4. Recently EA asked us to remove the BF logo and name from everything. I think this confused some of us, since we have a trailer with 42k views full of all their copyrighted assets, and we are clearly reverse engineering their whole game. Why would they focus on the name and logo? The problem is that we are looking at this from a gamer's perspective. We need to look at this from EA's perspective and a legal standpoint. I hope my explanation of IP protection law in the U.S. can clarify EA's position and hopefully help us avoid getting shot down in the future. Disclaimer: I am not a lawyer. However, I'm reasonably confident in my understanding of this. EA cares about the name "Battleforge" (BF) because of nuances in U.S. intellectual property (IP) law. There are three types of IP protected by law and by the U.S. Patent and Trademark Office (USPTO). PATENTS Patents have to do with designs and novel processes (like inventions). This doesn't apply to us. COPYRIGHT This is the type of IP people are most familiar with. Copyright protects artistic works, such as books, songs, and movies. Copyright covers most of BF; it covers the visual assets, in-game music, the game engine, etc. One critical aspect of copyright law is that copyright is intrinsic; the instant an artistic work is created, it is copyrighted, and it remains so for the duration of the author's life + 70 years. You don't need to register with USPTO, you don't need to use the (c) icon, you don't have to tell anyone that you made something. Artistic IP is inherently copyrighted, and you can register it long after creating it, as long as you can still prove you created it. Registering copyright with USTPO gives you the right to sue for copyright infringement. This is the "biggey" that I think a lot of us worry about. Since all the content in BF is copyrighted and almost certainly registered with USTPO, EA can sue for copyright infringement (Note: criminal charges may be pressed for copyright infringement, but this is extremely rare. Copyright cases are generally civil). However, this unlikely for several reasons. First, EA can sue for 3 things: Damages: EA has to be able to prove that we have cost them money or hurt them in some way. Usually this is applied when we are competing with their original product. Since they shut down BF, that's unlikely. The only other damage would be to their reputation (we make a crap game and people think, huh, EA's games must be crap). That's one reason EA wants us to vigorously dissociate this project from them. Profits: Skylords Reborn is free, so there's not much profit there. I don't think they can take the donations, but I may be wrong. Even then, it's such a small amount of money to EA it's not worth suing. Statutory damages: If the plaintiff can prove willful infringement (pretty easy against us), they may pursue statutory damages instead of actual damages, between $750 and $150,000, as the court considers just. That last bit is very important. It's not up to the plaintiff how much is fined. Companies rarely pursue statutory damages in this situation since they may pay thousands in legal fees only for the court to say, "This isn't a big infringement, I'll give you $750." Thus there is not much of a reason for EA to sue for copyright infringement. In almost all cases, they pay more in legal fees than they get in return. The only real issue is if we damage their reputation by associating the project with them, or if they think we'll settle out of court. More likely, if they are displeased with us, they'd try to intimidate with things like cease and desist letters. Most importantly, they don't need to do anything to retain their copyright. Even if we re-released a full version of BF and called it that, they could do nothing, then in 20 years if they wanted to use their BF IP and start defending it using copyright law, they could. TRADEMARK Trademark law is murkier than copyright law since it has some common law (customary, unwritten historical laws grandfathered into our legal system in a sort of "that's just how we've always done it" fashion). There are some well-established parts, though. Trademarks are words, phrases, symbols, or designs that distinguish the source of the goods of one party from others. For example, the Kleenex trademark lets you know that this box of tissues comes from a certain company. Unlike copyright, trademarks aren't intrinsic. You must register trademarks, actively use and defend them (this is why companies use (r) and TM everywhere), and reregister them every 10 years. If done properly, they can be maintained indefinitely, such as Disney's use of Mickey Mouse as a trademark. The key thing here is trademarks can be lost if they are no longer strongly associated with you/the company. For example, if a trademarked name becomes too widely used (Kleenex is near this threshold) for products that are not made by the trademark-holding company, generics can seek the cancellation of the trademark. This happened to Aspirin, which used to be a proprietary trademark of Bayer but was lost through generic usage of the term. Thus companies are much more likely to engage in money-losing legal battles in order to actively defend their trademarks. Since EA is not using BF much, they are even more sensitive to defending it. You may wonder if we can actually "take" the trademark from EA if we are using it more than them. That's not possible because "Battleforge" is both copyrighted and trademarked, and the copyright is still in effect. Also, we aren't making a generic game similar to BF and using the trademark to market it. We are actually using their game. Finally, even if we could, legal battles can be long, costly, and unpredictable, and one (even one we can win) would probably kill this project. We want to avoid legal problems, not win them. COMPARISON - COTG Another dead freemium EA game (Lord of Ultima) was similarly revived into https://www.crownofthegods.com/. They have not gotten any notice from EA. Why did we? If you Google "Lord of Ultima," the revived version "Crown of the Gods" is nowhere to be seen. In contrast, when you Google BF, BFReborn is the only thing that shows up. That's a big problem since BF is an EA trademark, which EA is inclined to defend. Since trademarks differentiate between one company's products and another's, legally, our use of the name "BF" is the same as claiming we are EA. SUMMARY EA needs a reason in order to sue Skylords Reborn; companies don't do things randomly. The possible reasons are: Sue us at a loss to deter similar projects. This is very unlikely, as I doubt it would be an effective deterrent, but if EA wants to make an example out of us, there's little we can do about it. Protect their trademarks. Serious issue. Protect their reputation. Serious issue. Things that are only "copyrighted" (the actual game) are unlikely to get us sued. The issue is that we are marketing using an EA trademark. I know it seems as if by using BF we are paying homage to the original game and the people who made it, but legally we are pretending to be EA whenever we call this game BF. Our intent doesn't matter at all here--EA would win any court case. Our goal is to make sure they have no reason to sue. SOLUTION Zealously erase BF and BFReborn from everything. Google BF and delete everything that shows up. Ideally, when people Google BF, it will be mostly old EA BF links, reviews, info, etc. However, it's difficult to erase things from the internet. At least there should be no official Skylords Reborn links on the first page of Google. I think we should: Anywhere the name BF is visible, delete it. Descriptions, links, titles, headings, etc. Anything that may have high SEO needs to be wiped of the word BF. Take the trailer down until the logo is replaced. Also, remove BF from the description. I believe the devs are working on getting a new domain? Changing Twitch and FB was good. Rename/remove all thread titles with BF in them. Remove all social media posts with BF in them or in urls in the posts. Make our own wiki (we can copy all the stuff over). In less visible places, such as the body of forum posts, never spell out BF. Only use the abbreviation, as I have except for once at the beginning of the post. Make a rule that the spelled-out name BF must be avoided in anywhere official or with permanence. Ex: Don't post things like "Come play Skylords Reborn: The remake of BF" on your FB page. It will be a little more difficult to publicize the game, but there is no way around that. It is literally the point of trademarks. We need to build up our own brand, not piggy-back off of EA's, even though we are basically using their game. I think if we demonstrate that we are vigorously avoiding EA's trademarks and distancing ourselves from them, EA won't have any reason to bother us. I think even copy-pasting "We are not affiliated with EA (R)" everywhere could help. If it seems we are using their trademarks, or if it's possible people think we are in any way affiliated with EA, one day someone in EA marketing or legal could decide to take action. Note: I presume this only applies to the name BF, the logo, Phenomic's name, and EA's name, although since we seem to be on speaking terms with EA we may be able to ask if there is anything else we should avoid. TL;DR: Certain small things (to us) matter TONS legally. If we think legally, and do some nitpicky stuff, we should be able to avoid a cease-and-desist letter and subsequent lawsuit. FURTHER READING: USPTO: Trademark, Patent, or Copyright? https://www.uspto.gov/trademarks-getting-started/trademark-basics/trademark-patent-or-copyright 17 U.S. Code § 504 - Remedies for infringement: Damages and profits: https://www.law.cornell.edu/uscode/text/17/504 US Trademark Rules and Statues: https://www.uspto.gov/sites/default/files/documents/tmlaw.pdf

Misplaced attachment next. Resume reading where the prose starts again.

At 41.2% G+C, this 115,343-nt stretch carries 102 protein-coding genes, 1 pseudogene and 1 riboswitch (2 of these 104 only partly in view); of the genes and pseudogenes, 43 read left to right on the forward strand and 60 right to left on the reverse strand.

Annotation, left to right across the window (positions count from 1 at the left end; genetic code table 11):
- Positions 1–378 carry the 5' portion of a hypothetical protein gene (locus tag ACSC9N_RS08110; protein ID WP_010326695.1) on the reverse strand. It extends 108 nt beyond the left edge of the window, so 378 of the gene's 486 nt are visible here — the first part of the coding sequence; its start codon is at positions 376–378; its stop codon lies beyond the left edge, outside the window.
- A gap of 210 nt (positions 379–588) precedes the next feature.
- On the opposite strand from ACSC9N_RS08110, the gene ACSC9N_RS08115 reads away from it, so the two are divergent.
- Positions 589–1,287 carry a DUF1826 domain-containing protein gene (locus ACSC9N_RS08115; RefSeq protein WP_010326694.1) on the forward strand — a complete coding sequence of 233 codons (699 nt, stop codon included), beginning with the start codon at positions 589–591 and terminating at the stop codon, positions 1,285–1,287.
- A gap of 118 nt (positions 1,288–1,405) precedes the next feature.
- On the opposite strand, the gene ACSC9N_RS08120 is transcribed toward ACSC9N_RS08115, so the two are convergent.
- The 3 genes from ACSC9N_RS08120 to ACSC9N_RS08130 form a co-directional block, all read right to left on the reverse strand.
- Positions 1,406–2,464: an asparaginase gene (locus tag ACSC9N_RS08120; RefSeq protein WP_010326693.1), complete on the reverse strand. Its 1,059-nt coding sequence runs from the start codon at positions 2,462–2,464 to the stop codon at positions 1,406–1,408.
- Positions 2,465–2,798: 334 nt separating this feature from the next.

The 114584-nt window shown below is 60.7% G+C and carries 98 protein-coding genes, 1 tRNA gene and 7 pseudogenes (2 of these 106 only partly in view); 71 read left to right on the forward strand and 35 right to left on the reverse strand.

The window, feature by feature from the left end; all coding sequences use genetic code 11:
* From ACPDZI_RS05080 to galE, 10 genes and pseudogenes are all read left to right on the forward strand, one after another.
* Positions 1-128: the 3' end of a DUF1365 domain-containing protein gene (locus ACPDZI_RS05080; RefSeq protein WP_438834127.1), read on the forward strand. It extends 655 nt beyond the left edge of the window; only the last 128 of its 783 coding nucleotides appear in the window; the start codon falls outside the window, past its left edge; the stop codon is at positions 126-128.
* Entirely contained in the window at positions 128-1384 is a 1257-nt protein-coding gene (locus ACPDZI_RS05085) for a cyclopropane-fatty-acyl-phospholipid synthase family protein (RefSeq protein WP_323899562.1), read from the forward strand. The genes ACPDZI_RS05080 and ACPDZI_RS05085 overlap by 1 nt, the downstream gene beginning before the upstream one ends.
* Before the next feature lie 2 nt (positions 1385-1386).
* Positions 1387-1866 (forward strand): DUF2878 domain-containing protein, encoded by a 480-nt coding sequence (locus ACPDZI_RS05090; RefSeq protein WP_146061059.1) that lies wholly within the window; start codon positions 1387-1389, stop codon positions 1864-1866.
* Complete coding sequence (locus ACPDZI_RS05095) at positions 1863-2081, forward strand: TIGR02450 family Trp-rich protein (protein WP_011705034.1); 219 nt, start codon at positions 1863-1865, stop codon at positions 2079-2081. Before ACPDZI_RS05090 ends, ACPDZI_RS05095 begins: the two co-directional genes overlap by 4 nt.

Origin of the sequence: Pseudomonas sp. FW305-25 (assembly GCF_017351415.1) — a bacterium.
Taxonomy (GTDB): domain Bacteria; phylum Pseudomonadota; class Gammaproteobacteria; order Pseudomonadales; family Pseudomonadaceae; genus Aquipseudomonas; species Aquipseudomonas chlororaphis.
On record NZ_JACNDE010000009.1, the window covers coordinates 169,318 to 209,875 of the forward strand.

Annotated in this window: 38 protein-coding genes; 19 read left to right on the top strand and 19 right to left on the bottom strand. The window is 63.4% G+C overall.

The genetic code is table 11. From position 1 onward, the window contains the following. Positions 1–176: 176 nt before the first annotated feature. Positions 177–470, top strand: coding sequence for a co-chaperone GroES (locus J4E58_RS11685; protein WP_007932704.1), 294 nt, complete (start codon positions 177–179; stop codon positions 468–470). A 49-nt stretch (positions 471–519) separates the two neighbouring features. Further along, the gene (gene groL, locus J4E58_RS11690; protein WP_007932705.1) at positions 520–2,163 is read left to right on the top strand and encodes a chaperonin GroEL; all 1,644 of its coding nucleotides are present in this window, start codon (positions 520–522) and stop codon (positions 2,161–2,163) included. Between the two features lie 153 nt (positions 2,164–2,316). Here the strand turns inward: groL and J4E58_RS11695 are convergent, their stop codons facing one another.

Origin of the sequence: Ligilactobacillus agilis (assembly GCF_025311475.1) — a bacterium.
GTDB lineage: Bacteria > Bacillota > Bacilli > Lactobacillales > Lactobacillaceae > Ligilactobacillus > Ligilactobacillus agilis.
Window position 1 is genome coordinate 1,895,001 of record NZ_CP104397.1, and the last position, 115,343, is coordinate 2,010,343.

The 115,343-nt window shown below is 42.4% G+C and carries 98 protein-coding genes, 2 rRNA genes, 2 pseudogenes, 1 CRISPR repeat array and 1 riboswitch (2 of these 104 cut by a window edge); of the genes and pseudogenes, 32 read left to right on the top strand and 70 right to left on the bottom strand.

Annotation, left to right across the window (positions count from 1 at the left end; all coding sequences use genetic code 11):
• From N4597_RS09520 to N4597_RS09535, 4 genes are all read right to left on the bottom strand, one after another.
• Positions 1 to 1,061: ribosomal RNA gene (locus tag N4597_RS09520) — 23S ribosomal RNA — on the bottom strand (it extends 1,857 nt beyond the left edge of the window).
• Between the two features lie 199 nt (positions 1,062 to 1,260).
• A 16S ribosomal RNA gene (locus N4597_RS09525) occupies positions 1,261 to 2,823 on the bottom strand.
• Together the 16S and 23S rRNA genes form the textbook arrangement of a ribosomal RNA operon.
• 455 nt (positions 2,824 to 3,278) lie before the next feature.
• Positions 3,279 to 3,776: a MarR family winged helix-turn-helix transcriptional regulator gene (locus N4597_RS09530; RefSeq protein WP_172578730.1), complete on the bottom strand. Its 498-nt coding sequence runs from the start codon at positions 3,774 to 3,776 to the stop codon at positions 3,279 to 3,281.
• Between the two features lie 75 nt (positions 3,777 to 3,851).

5. Bratzmeister

    No fear of EA?

    As a subscriber to the EFF's newsletter i just read this: https://supporters.eff.org/civicrm/mailing/view?reset=1&id=1251 Since EA is an american company I think this will affect them. I am no legal expert though, can someone confirm this please?
  6. Spiderwulf

    Battle Forge Reborn Legit?

    Hello everybody, I have 2 questions: 1) Is battleforge reborn fully legal? 2) Will we be able to play the old missions again? ( like bad harvest and passage to darkness) Comments are always welcome! Greets Spiderwulf